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The Daily Wildcat

The Daily Wildcat

 

    Bada Bing! ‘The Sopranos’ ends with a bang (you just couldn’t hear it)

    Wonder what happens when you get shot in the head? According to “”The Sopranos,”” nothing, just black. And that Journey music on the jukebox – you probably can’t hear that anymore either.

    The last episode of “”The Sopranos”” aired June 10 and left viewers wondering what happened. After a scene in a New Jersey diner, the episode and series abruptly ended, cutting to black.

    Did the main character Tony Soprano die? Was he going to die? Was it open-ended for the viewer to decide?

    The answer: Tony Soprano is dead.

    It might not have had the most complicated storylines, but “”The Sopranos”” series was loaded with symbolism and constantly paralleled “”The Godfather”” trilogy.

    During the first “”Godfather”” movie, Mafia don Vito Corleone is almost killed in an assassination attempt while at the market purchasing oranges and then later dies in garden while eating an orange. (Michael, his son, also died in “”The Godfather: Part III”” with an orange in hand.)

    Flash to the beginning of the final episode of “”The Sopranos.”” Tony wakes up and has an orange for breakfast.

    Coincidence? Well, think back to season one when Tony is shot in an assassination attempt – while buying orange juice. Scenes in “”The Sopranos”” are just as deliberately mapped out so that nothing is a coincidence.

    Other clues that hint to Tony’s death include the use of “”Don’t Stop Believin'”” by Journey. The song becomes Tony’s requiem, symbolizing his voyage, or journey into the afterlife.

    This also couples with the fact that each member of his family arrives at the diner wearing black, as if dressed for a funeral.

    The most obvious symbolic gesture is an awkward shot in the dinner, where Tony is shown from a distance oddly placed at the bottom of the frame. A strange shot like this would never make it in a show like “”The Sopranos”” unless it had a reason to be there – and it does.

    The shot is the same framing found in Leonardo da Vinci’s “”The Last Supper.”” Here Tony Soprano is placed in the same spot as Jesus is in the painting during his last meal.

    So Tony Soprano died, but whodunit?

    A bevy of strange characters follow the family into the diner, the most suspicious of which is a dark-haired man in a Members Only jacket.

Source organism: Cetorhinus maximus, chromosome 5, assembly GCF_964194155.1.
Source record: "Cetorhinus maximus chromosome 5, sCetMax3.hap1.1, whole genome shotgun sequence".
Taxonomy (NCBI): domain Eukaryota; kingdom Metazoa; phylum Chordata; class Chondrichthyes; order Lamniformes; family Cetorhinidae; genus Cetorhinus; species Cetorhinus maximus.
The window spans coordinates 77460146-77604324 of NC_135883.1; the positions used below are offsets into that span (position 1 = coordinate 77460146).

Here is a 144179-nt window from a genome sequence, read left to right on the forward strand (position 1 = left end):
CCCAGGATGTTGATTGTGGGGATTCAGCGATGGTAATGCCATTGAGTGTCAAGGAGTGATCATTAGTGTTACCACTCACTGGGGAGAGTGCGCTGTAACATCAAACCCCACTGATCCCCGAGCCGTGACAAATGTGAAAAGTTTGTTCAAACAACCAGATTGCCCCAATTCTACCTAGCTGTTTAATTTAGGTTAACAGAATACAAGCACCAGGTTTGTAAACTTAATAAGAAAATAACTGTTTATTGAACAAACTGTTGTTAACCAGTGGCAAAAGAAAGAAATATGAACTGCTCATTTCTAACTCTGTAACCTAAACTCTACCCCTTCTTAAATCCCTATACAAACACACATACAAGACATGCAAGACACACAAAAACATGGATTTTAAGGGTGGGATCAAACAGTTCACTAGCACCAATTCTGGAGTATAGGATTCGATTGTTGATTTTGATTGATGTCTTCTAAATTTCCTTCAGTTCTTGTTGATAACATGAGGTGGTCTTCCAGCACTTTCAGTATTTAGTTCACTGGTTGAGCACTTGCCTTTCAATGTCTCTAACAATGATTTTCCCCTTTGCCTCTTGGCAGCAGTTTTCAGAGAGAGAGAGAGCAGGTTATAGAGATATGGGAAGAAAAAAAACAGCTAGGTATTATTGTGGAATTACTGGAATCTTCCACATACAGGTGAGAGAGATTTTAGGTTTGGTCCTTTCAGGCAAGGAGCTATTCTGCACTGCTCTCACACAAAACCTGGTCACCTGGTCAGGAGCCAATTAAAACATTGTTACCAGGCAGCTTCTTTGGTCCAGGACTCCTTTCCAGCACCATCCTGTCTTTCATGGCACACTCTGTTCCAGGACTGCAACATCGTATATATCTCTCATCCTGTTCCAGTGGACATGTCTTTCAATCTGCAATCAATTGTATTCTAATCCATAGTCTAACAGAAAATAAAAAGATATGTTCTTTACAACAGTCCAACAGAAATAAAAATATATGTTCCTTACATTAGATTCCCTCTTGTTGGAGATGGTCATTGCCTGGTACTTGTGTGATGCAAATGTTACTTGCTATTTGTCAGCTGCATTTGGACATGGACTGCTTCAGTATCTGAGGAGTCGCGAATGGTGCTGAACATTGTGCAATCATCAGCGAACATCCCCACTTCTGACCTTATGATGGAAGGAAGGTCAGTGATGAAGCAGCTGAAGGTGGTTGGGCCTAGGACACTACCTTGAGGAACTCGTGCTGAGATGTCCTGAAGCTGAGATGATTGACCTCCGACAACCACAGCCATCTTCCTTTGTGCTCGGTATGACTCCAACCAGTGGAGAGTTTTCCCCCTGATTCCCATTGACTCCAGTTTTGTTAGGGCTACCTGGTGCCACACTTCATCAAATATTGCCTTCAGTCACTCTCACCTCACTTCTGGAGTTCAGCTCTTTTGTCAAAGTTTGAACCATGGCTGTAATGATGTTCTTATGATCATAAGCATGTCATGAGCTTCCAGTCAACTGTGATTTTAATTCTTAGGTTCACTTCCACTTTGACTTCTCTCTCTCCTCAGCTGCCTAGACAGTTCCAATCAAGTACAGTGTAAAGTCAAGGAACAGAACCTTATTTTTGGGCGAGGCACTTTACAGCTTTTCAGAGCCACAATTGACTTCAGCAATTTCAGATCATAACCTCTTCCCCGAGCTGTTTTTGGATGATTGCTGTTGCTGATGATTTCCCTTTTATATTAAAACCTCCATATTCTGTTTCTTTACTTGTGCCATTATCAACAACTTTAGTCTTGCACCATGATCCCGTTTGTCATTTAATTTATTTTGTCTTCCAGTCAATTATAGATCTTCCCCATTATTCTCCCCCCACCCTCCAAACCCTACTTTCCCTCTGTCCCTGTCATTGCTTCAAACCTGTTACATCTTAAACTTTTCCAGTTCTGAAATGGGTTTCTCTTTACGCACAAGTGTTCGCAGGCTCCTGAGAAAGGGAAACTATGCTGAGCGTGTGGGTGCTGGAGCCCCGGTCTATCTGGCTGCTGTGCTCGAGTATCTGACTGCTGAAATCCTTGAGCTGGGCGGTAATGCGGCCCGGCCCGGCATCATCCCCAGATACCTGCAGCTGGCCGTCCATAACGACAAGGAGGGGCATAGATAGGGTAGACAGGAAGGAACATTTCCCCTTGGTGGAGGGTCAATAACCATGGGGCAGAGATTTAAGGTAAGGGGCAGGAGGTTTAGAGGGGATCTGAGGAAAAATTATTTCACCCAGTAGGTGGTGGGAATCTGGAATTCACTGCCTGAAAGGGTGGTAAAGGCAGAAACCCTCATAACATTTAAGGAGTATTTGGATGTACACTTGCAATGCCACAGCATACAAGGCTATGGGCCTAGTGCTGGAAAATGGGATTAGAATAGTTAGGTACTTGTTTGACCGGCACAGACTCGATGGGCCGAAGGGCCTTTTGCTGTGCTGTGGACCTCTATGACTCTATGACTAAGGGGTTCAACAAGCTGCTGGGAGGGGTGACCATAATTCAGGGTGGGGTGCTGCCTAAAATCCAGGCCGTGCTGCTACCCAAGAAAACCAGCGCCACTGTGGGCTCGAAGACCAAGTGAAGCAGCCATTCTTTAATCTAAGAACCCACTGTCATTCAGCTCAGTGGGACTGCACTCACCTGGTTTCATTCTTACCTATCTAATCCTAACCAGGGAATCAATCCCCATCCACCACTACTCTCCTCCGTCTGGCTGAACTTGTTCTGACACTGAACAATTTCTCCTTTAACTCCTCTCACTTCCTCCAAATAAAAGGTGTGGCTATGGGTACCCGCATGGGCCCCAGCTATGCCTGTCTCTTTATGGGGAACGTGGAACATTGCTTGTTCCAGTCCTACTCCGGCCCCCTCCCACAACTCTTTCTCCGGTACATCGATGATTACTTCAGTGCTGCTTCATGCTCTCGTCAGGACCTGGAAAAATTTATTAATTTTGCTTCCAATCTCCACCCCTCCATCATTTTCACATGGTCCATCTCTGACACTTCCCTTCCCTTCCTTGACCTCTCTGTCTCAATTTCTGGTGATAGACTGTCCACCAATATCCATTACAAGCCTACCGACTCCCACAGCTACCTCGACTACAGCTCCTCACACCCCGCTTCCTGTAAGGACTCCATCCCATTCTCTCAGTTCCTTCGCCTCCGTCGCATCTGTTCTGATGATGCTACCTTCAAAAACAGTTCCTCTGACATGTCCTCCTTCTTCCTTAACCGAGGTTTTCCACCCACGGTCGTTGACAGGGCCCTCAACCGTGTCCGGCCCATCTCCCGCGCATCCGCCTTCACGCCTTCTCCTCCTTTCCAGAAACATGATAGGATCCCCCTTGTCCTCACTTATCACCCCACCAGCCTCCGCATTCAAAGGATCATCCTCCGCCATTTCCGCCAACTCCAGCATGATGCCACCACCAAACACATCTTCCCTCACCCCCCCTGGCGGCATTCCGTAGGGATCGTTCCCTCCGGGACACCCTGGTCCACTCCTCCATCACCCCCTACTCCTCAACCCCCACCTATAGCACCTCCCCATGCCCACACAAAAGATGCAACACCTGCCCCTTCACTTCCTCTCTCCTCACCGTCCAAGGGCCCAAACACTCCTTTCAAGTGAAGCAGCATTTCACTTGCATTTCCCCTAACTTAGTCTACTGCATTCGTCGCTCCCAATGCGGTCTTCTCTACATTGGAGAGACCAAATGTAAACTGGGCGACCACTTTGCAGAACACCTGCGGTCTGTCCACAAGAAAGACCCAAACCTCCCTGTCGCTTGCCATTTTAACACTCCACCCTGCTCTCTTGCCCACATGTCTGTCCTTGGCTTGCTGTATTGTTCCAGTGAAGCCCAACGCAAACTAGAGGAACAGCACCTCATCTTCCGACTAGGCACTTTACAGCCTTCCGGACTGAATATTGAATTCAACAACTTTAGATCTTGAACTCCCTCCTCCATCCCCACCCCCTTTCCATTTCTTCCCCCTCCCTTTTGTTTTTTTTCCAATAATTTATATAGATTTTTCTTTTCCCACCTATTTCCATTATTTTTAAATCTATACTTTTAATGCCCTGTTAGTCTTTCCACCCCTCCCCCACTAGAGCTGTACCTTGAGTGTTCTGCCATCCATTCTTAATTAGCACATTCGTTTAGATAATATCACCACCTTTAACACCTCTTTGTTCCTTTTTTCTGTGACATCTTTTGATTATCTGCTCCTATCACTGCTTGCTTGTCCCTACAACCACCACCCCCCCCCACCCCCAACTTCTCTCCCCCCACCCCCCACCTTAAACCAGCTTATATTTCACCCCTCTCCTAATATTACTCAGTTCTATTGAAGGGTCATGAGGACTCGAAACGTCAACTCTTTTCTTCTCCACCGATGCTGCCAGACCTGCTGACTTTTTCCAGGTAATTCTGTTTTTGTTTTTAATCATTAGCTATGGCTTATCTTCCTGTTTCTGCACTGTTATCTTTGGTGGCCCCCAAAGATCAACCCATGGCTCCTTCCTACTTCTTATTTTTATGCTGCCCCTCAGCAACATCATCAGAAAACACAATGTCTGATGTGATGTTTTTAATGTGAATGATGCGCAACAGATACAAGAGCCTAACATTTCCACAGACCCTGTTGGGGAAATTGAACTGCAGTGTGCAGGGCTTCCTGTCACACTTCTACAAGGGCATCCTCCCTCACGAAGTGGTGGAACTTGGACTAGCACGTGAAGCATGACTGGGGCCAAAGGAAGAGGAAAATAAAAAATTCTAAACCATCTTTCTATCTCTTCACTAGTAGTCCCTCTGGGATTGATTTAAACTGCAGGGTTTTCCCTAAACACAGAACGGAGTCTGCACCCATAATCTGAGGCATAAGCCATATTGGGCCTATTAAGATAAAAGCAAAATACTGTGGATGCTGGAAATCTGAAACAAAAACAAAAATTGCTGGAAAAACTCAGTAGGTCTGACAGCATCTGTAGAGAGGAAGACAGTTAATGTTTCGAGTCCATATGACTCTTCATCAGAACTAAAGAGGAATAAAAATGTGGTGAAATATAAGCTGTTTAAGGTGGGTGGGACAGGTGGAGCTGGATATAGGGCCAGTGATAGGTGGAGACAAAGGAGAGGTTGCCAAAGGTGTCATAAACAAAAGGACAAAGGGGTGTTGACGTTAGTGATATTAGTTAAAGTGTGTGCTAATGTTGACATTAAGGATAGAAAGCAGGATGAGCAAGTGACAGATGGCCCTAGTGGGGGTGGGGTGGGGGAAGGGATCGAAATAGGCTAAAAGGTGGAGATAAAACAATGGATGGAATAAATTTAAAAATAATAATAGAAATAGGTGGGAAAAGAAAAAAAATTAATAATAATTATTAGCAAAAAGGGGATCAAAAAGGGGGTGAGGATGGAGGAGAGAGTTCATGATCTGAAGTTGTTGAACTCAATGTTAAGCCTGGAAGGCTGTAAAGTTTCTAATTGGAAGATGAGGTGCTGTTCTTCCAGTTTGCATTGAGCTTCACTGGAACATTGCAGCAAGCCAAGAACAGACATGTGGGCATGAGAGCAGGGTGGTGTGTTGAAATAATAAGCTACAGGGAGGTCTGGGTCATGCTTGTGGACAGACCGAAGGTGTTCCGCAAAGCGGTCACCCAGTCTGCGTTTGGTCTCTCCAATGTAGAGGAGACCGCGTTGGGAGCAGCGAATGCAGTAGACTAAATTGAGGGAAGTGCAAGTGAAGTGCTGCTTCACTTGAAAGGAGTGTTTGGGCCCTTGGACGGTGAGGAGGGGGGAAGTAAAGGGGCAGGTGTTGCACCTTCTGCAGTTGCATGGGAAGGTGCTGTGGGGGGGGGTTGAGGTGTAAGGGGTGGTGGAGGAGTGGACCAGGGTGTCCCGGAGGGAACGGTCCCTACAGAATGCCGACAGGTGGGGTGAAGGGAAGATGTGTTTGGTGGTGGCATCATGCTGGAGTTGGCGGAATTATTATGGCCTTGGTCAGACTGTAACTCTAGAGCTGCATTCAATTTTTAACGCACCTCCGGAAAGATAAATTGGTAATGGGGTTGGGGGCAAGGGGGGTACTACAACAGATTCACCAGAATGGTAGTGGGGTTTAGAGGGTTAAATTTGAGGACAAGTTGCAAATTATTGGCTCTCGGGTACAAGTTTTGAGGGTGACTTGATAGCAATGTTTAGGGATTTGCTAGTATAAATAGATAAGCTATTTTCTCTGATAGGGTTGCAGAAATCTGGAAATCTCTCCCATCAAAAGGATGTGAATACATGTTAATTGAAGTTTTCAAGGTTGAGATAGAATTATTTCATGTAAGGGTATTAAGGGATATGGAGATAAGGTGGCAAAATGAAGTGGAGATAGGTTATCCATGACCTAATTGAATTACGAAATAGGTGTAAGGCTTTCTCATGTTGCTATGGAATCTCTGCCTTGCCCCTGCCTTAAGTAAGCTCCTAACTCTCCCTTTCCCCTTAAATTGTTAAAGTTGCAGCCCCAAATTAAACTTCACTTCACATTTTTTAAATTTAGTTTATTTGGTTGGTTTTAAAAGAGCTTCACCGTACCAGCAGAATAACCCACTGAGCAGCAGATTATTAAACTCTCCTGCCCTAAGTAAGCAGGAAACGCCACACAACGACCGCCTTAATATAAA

When the man walks in, he has a strange lump in his jacket and is constantly seen looking over at Tony. The lump in his jacket however is not the size of a gun.

    After a series of ominous stares, the man gets up and heads for the bathroom. That is the last we see of him and seconds later the episode cuts to black.

    Jump back to “”The Godfather”” where Vito Corleone’s son Michael commits his first mob hit after excusing himself to the bathroom to grab a gun that’s been stashed away behind a toilet.

    But this is New Jersey in 2007 and the assassin could easily keep the gun on him, so why does the unnamed man in the Members Only jacket need to use the restroom? Why can’t he just pull out the gun and take a shot?

    Well that’s because of the odd lump in his pocket is most likely a silencer he needs to attach. This also explains the lack of an audible gunshot before the cut to black.

    All this coincides with an earlier episode where Tony asks his brother-in-law, Bobby what it feels like to die.

    Bobby replies, “”You probably don’t even hear it when it happens.””

    To drive the point even farther home, there is a flashback to this scene in the second-to-last episode.

    If you need more clues: The man was peculiarly credited as “”Man in Members Only Jacket,”” and Tony was shot, in one of the most famous “”Sopranos”” episodes, titled “”Members Only.”” The would-be assassin: a different guy in – you guessed it – a Members Only jacket.

    Of the 86 episodes of “”The Sopranos,”” David Chase only directed the pilot and finale, but meticulously oversaw the writing and production of the rest of the series.

    Although each episode featured heavy symbolism, only the final episode confronted the viewer and required them use it in order to piece the story together.

    Not only has “”The Sopranos”” become one of the most lauded dramas in television history, by ending the series in the way he did, Chase forced viewers to thoroughly focus on details.

    By doing this, Chase has brought back conscientious observing to television, making viewers actually think rather than just watch.

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